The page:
Concept albums often operate in ambiguous, unpredictable musical territory. On one hand, a record loosely unified by instrumental, compositional, or lyrical themes gives renewed meaning to the construction of an album, imbuing it with renewed artistic integrity and a purpose beyond the simple creation of songs. Concept albums provide a contributing role for each track to build a narrative that’s greater than any single tune alone. Albums like The Who’s “Tommy,” David Bowie’s “The Rise And Fall of Ziggy Stardust and the Spiders From Mars,” and even Green Day’s “American Idiot” remain consistently captivating in their ability to weave music and lyrics around stories that continue to evolve even today. On the other hand, concept albums sometimes find artists overextending their creative faculties to reach toward some pretentious vision. Not all musicians can double as novelists, and unfortunately albums like Michael Jackson’s “Ben,” KISS’s “Music From The Elder,” Bob Dylan’s “Saved,” and Neil Young’s “Trans” serve as glaring reminders that concept albums often yield disastrous results.
Add “Here Lies Love” to that list. It’s a collaboration between David Byrne and Fatboy Slim that revolves around the life of Imelda Marcos, former first lady of the Phillippines. Upon first glance, the album’s credentials appear spotless: two legendary musicians and producers pooling their genius on a double album featuring guest vocals from 22 of the most respected and beloved female voices in contemporary pop music. Byrne’s most recent collaboration, “Everything That Happens Will Happen Today,” brought him together with Brian Eno for a gospel-fueled, electro-folk experiment that proved one of 2008’s finest albums. Byrne and Fatboy Slim’s Norman Cook began work on “Here Lies Love” nearly five years ago, gradually debuting songs from the project, building tremendous hype and anticipation. Unfortunately, the result hardly lives up to half of what I expected. “Here Lies Love” suffers from tragically campy, generic production coupled with mediocre melodies better suited for an island-flavored sequel to “Xanadu.”
Byrne and Cook spend nearly two hours tasting the basics of other genres before settling on a sound that hardly fits either artist’s musical range. As the mood shifts from smooth jazz to bossa nova to ’80s pop bombast, one feels a sense of misguided uncertainty. No genre on display here feels completely comfortable with itself, and, by extension, the listener cannot feel completely comfortable with anything he or she is hearing. Listening through the first four tracks, I kept asking myself, “Is this supposed to be joke?” Unfortunately for “Here Lies Love,” the album’s concept hardly informs the nature of the music—that is, unless Byrne and Cook were attempting to capture the complete lack of interest any average listener has for the life of a former first lady of the Phillippines. Byrne’s notable acuity for world music appears here and there, but mostly in uninspired forms and with scarcely any of the brazen originality he typically displays in his work. Cook makes no use of his acumen for sampling and developing danceable beats, instead retreating behind a wall of tired and lamentably embarrassing production values.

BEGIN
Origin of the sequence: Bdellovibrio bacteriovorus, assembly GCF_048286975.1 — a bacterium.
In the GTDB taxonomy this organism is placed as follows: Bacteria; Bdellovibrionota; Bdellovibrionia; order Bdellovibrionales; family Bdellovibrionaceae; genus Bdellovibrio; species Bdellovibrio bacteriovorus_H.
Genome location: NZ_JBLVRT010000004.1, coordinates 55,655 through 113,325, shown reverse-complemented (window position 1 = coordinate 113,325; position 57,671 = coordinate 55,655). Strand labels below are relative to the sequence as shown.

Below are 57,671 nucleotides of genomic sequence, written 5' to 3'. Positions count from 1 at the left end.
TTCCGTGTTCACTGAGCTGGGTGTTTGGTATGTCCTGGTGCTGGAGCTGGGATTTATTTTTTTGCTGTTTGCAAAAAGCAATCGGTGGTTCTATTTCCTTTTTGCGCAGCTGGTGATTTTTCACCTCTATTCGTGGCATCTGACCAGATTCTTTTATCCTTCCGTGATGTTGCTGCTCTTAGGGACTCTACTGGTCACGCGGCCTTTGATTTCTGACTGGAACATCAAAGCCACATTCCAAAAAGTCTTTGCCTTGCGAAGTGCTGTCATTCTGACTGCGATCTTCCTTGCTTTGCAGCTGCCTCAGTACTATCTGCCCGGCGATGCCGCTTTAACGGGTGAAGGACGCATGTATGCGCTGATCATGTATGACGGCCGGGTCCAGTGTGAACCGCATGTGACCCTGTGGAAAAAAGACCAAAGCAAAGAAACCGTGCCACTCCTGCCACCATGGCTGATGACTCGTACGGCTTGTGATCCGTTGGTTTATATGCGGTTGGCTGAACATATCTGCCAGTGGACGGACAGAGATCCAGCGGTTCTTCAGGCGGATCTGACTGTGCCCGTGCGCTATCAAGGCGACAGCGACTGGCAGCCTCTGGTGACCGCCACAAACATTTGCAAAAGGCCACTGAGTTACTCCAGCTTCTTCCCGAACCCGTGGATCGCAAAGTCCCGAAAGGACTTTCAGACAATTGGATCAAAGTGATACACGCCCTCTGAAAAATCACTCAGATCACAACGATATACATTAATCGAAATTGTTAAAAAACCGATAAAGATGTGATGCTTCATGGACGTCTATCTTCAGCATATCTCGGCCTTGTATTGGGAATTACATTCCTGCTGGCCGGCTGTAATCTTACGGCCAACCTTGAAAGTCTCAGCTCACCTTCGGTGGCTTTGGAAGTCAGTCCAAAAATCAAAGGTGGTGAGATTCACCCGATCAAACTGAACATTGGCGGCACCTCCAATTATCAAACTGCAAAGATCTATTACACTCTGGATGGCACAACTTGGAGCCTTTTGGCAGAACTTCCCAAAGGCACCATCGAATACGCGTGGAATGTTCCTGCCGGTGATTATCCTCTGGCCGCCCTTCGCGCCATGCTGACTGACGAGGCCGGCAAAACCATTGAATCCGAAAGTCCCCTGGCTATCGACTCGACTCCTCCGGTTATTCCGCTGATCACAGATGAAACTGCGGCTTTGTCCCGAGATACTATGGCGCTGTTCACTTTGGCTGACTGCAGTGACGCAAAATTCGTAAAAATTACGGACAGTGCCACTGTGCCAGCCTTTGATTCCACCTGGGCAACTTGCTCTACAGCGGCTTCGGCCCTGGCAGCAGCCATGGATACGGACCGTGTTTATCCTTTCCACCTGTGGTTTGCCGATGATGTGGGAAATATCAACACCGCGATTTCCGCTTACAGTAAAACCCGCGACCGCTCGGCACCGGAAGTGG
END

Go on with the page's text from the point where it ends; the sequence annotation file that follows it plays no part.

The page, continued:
The album’s opening song and title track informs any attentive listener of what to expect from the remaining 21 tracks. An ambient blend of quiet horns and orchestral swells gives way to five brief seconds of a grimy dubstep beat before Florence Welch of Florence and the Machine’s crystalline soprano introduces a squeaky-clean melody reminiscent of a Final Fantasy soundtrack, only in English and slightly more pointless. Within just a minute, heaps of seemingly limitless potential waste away to the confused whims of a useless concept.
The rest of the album seems to play out in the same discomfited manner, as numbers like “Pretty Face” and “Ladies In Blue” play out more like melodramas of the gag reflex than actual songs. “A Perfect Hand” laughably attempts to integrate a shaky jungle rhythm under a rootsy country melody courtesy of Steve Earle, with pitiful results. The album’s B side weaves into noteworthy territory on tracks like “Solano Avenue” and “Please Don’t,” allowing vocalists Nicole Atkins and Santigold, respectively, to explore the studio space beyond the painfully limited production. The Cyndi Lauper-sung “Eleven Days” also shines briefly as a disco-drenched, Scissor Sisters-esque romp through Miami Beach, but, before long, the song fades away into another theatrical nightmare.
Unless Byrne and Cook wanted to capture the mood of Tito Puente and Andrew Lloyd Weber’s trip to Boca Raton, they may consider striking this album from their otherwise illustrious list of accomplishments. Overall, Here Lies Love fails on all counts, unable to use its clichéd music or poor lyricism to advance its weakly developed concept.